The two borrowers testified that while they had signed a promissory note for $200 and had also signed a loan voucher acknowledging receipt of a cash balance of $197.50 ($200 less $2.50 for insurance) nevertheless they had actually received less than that amount. One of them testified that they had received "about" $170, and the other testified that the amount was "about" $163 or $164. Both testified that the amount received "could not possibly have been more" than $170. Each testified that at the time the loan was made he was informed that the "deductions were for interest and insurance." The only contrary evidence was that of the employee of the company who made the loan that he did not remember the exact transaction but that he had never paid to a borrower less than the amount called for by the loan voucher and note. The company introduced no cancelled checks for the amount paid the borrowers.

The loan clearly violated the act if only $170 was advanced on a $200 note on which the maximum interest of 3% a month was charged. The act forbids the collection of interest in advance. And we are bound by the finding of fact of the trial court if the testimony that $170 or less was received was admissible. Appellant's principal argument is that the receipt of such evidence violated the parol evidence rule in that it directly contradicted the terms of the loan receipt.

While the parol evidence rule, particularly with respect to negotiable instruments, generally prevents contradiction of the terms of a written instrument by parol evidence, there is an exception to such rule, in Maryland and elsewhere, when the suit is between the original parties to the instrument and when a claim of usury or violation of a statute is involved.

In Montague v. Sewell, 57 Md. 407, 414, the court said: "So far as the transaction in question is evidenced by the legal instruments executed by the parties, it is prima facie valid and free from objection. The form taken is in all respects legal, and the instruments used fail to disclose any taint of usury. * * * Courts, therefore, have recognized the necessity of disregarding the form, and examining into the real nature of the transaction; and if that be in fact a loan, no shift or device will protect it. And as in such cases the original intention of the parties can seldom be arrived at except by resort to matters de hors the particular instruments of writing executed by them, extrinsic evidence must be received to show the real nature and intent of the transaction." The court in Tyson v. Rickard, 1810, 3 Har. J.Md., 109, 114, 5 Am.Dec. 424 said: "In the investigation of such questions [usury] the original intention of the parties must often be come at by matter de hors the particular instrument of writing executed between them, otherwise the act of assembly would be a dead letter * * *."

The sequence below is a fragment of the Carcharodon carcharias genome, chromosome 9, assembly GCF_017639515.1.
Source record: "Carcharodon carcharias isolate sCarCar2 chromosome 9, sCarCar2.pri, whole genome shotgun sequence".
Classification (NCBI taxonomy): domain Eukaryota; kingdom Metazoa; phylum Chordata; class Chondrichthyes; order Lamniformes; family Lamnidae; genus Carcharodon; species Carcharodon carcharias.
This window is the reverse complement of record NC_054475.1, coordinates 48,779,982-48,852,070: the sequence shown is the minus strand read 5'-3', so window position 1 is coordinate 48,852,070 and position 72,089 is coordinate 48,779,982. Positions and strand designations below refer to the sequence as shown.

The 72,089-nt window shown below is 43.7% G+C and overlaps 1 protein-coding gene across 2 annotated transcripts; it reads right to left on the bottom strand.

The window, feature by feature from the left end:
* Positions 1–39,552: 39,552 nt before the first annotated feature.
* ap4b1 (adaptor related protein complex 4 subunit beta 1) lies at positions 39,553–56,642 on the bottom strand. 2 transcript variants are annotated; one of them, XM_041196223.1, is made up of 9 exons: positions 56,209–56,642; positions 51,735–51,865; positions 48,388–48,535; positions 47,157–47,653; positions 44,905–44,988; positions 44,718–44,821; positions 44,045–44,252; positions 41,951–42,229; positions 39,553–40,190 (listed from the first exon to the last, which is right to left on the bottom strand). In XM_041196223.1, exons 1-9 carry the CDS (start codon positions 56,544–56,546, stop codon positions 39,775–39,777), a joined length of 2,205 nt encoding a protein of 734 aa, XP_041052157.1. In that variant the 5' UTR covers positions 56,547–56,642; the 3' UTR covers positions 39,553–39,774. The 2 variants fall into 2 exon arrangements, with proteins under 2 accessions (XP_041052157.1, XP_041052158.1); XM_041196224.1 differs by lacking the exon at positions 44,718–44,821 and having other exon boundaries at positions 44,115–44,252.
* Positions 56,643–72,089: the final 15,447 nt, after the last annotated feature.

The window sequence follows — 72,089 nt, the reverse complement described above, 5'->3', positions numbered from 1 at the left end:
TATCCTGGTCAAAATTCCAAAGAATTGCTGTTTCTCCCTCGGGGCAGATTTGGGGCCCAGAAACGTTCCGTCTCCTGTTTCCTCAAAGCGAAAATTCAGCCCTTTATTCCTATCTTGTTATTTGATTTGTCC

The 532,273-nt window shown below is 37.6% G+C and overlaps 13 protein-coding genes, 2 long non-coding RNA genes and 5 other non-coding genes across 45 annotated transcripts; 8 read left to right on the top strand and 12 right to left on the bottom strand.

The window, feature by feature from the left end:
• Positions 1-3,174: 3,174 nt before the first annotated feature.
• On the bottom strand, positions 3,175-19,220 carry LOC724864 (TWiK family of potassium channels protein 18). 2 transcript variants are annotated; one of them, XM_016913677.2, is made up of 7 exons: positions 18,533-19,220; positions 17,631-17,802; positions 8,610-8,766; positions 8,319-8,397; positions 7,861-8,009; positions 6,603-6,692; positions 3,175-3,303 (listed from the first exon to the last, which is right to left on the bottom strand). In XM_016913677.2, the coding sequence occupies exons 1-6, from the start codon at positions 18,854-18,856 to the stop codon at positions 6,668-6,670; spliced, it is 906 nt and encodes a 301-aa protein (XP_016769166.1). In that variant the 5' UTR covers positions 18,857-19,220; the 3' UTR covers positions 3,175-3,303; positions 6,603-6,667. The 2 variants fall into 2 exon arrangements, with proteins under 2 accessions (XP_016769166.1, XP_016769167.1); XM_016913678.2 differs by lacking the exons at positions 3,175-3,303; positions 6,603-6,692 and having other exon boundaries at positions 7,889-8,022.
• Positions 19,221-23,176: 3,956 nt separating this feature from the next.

In Annotations on Small Loan Laws by F.H. Hubachek (1938), it is said, at p. 154: "Two well established rules with reference to the admissibility of evidence facilitate the proof of usury. When usury is in issue parol evidence is admissible to vary the terms of a written instrument by showing the time, nature and details of the transaction * * *."

The same author, at p. 173, said: "Illustrations of chicanery in money lending are the dating of notes prior to delivery of the money to the borrower and the use of notes containing a larger principal amount than that lent. * * * They are utilized principally for the purpose of making the proof of facts difficult."

In Houghton v. Burden, 228 U.S. 161, 169, 33 S.Ct. 491, 493, 57 L.Ed. 780, the Supreme Court, citing Scott v. Lloyd, 9 Pet. 418, 9 L.Ed. 178, said: "* * * All of this evidence was excepted to as contradicting the written agreement and was admitted over objection. Where the inquiry is whether the contract is one forbidden by law, it is open to evidence dehors the agreement to show that, though legal upon its face, it was in fact an illegal agreement. Otherwise the very purpose of the law forbidding the taking of usury under any cover or pretext would be defeated. The defense is one which the debtor may make even though it contradicts the agreement."